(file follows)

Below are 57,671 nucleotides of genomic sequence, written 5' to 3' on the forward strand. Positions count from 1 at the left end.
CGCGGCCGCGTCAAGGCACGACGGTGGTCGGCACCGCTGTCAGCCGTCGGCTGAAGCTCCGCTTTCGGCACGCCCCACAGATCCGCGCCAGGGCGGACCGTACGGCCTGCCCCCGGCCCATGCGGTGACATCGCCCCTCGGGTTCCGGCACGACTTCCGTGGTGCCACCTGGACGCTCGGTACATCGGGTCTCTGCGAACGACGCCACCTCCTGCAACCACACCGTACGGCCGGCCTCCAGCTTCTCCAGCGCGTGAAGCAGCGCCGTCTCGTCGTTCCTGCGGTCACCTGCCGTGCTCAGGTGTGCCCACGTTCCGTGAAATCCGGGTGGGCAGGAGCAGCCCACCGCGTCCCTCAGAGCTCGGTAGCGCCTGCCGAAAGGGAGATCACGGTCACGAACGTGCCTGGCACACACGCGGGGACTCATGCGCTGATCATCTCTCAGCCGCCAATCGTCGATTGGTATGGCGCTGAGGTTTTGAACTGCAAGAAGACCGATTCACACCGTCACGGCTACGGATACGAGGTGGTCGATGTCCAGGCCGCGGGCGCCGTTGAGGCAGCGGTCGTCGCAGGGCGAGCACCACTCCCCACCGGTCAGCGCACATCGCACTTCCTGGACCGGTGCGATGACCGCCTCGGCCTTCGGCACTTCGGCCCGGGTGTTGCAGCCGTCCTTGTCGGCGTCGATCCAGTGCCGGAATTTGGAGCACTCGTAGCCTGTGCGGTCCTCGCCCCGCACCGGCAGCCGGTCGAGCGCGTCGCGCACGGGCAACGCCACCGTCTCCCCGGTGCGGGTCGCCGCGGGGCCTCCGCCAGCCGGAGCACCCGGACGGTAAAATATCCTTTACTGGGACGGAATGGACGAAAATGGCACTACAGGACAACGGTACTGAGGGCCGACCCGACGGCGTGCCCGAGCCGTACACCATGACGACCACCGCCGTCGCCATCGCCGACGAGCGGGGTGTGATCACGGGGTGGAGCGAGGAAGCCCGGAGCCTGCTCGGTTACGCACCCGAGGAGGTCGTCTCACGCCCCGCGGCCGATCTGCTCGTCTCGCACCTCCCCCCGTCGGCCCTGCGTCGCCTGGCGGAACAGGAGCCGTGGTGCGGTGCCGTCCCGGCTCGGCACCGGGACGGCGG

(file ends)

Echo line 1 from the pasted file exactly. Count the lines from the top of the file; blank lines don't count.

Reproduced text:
Below are 57,671 nucleotides of genomic sequence, written 5' to 3' on the forward strand. Positions count from 1 at the left end.